VCAS in the news

Retired Navy commander shares bond with companion dog

November 11th, 2021

“I needed a companion dog. I need some dog that will  be there for me, to give me unconditional love,” he said.

Now, 3-year-old Alice is his companion, his motivation for taking on a new day and his sidekick for health procedures to come.

“She’ll be right there with me. So I can’t imagine life without a dog. She’s not members of my family — we’re members of her family,” said Haas.

Heather Lane is the founder and CEO of Veteran Companion Animal Services.

Over the last couple years, the organization has placed 16 rescue dogs with central Ohio veterans of all ages and backgrounds, and she hopes to increase outreach in 2022.

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Career Navy man Tom Lennon finds fulfillment helping connect veterans with companion dogs

November 11th, 2021

Eddie Broom got a new dog and plenty of advice last week.

The Blacklick resident and U.S. Army veteran welcomed a new family member, a female bulldog mix named Marley.

It was the 14th pairing of rescue dogs with veterans by the Delaware-based nonprofit organization Veteran Companion Animal Services (VCAS).

Broom, 36, held Marley’s leash in the parking lot of his condominium — and later inside — as he absorbed tips and observations from Marley’s foster family, VCAS staffers and a veterinarian.

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Central Ohio organization pairs local vets with companion dogs

November 11th, 2021

Grimm is a proud Marine Corps Veteran. He is tough, he is dedicated, and he has a good sense of humor.

“Marines have the longest, hardest training,” said Grimm. “Plus, their uniforms look amazing.”

After two tours and eight years of service, Grimm was honorably discharged. Since then, he has struggled with PTSD.

“Fireworks started going off and I snapped,” said Grimm. “I started putting my hands over my ears and going almost into a fetal position.”

During his darkest days, Grimm knew he had to get help. That’s when he found VCAS, Veteran Companion Animal Services.

VCAS is a Central Ohio organization that works with local shelters to pair veterans with a companion dog.

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Central Ohio organization pairs local vets with companion dogs

November 11th, 2021

Navy veteran Tom Lennon continues to give back to veterans during their time of need. Lennon works as a volunteer with the Veteran Companion Animal Services. Lennon joins NewsNation Prime to talk about how the organization pairs local vets with companion dogs.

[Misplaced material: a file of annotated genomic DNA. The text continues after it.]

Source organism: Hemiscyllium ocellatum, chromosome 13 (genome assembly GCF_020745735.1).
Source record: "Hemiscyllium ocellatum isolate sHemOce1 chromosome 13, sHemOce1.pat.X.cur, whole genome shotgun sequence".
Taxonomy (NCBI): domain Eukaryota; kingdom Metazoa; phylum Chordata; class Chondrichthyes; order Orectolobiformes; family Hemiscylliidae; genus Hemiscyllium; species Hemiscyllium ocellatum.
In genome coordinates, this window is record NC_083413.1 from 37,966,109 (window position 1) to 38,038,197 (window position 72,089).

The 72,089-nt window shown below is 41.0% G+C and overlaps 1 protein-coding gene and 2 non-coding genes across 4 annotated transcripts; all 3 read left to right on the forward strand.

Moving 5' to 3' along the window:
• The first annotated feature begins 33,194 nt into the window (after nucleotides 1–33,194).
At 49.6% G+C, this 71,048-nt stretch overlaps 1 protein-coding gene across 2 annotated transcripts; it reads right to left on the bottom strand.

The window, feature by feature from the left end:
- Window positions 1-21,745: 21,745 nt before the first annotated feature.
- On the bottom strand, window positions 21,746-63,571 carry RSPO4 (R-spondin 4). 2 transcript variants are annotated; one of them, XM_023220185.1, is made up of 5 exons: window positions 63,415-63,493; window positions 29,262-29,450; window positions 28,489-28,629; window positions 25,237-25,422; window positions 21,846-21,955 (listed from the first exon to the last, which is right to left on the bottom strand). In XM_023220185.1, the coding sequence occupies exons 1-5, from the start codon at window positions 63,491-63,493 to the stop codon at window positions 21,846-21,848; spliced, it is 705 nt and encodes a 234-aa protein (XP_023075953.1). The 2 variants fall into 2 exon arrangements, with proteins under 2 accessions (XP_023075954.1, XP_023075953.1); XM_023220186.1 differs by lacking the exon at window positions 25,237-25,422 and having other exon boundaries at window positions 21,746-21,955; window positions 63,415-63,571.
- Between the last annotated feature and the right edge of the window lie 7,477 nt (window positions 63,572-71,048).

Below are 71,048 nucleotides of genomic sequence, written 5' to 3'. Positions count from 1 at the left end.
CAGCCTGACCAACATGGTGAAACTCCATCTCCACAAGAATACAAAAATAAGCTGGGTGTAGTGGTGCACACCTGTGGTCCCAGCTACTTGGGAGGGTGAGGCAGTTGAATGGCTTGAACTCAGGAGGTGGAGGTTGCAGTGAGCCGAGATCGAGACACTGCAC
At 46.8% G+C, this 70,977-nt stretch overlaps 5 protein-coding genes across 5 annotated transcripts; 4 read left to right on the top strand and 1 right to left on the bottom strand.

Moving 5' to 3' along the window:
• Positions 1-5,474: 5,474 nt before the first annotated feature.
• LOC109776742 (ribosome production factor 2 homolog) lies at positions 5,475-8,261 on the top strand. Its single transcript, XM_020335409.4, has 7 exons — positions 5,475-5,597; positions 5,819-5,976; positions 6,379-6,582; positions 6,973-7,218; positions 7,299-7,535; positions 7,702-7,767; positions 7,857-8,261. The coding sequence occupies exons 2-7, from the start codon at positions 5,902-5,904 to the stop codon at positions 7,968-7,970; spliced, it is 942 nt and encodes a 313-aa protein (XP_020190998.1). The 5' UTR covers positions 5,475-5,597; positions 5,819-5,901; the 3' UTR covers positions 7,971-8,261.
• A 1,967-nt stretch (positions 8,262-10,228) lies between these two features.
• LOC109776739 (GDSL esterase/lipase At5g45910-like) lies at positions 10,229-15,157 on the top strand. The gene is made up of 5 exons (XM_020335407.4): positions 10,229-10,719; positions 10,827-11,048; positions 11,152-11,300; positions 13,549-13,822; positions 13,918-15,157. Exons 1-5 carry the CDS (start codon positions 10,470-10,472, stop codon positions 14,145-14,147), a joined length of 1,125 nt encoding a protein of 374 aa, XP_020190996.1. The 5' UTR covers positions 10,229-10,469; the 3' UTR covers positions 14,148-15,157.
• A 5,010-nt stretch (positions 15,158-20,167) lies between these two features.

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Organization provides comfort and therapy to veterans through service dogs

November 10th, 2021

Service dogs provide comfort and therapy to many people, including those that have served in the military, but sometimes those placements can be hard to come by.

It’s why one organization is trying make that companionship a little easier for veterans here in central Ohio and help enrich the lives of those who risk theirs to protect our nation.

“I talk to people, I’m happy, I get up in the morning, we go to the dog park,” says Andrew Sherman, a U.S. Navy Veteran as he reflects on how he’s changed since April.

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Connecting veterans with animal companions to treat PTSD

June 11th, 2020

When Jason Manley left the military after five combat tours from 2002 to 2012, chronic PTSD was devastating his life.

For the next four years, he struggled with the darkness of his thoughts, bouts of homelessness, and the pain of not feeling like he had a purpose anymore.

Manley was raised by his grandparents and from an early age the military seemed like a way to find a new family and a place to belong.

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Through Delaware nonprofit, rescue dogs find home with veterans in need

May 2nd, 2020

Life hasn’t been easy for Mark Harris since he retired from the Ohio National Guard in 2018.

Though he is proud of his service to his country, problems with his back and post-traumatic stress disorder have plagued the 46-year-old as a result of a year-long deployment to Afghanistan in 2013.

An animal, he thought, might help ease both the mental and physical pain he endures nearly every day. Though ample programs exist to help connect veterans with furry companions, Harris said he applied to several — and heard nothing.

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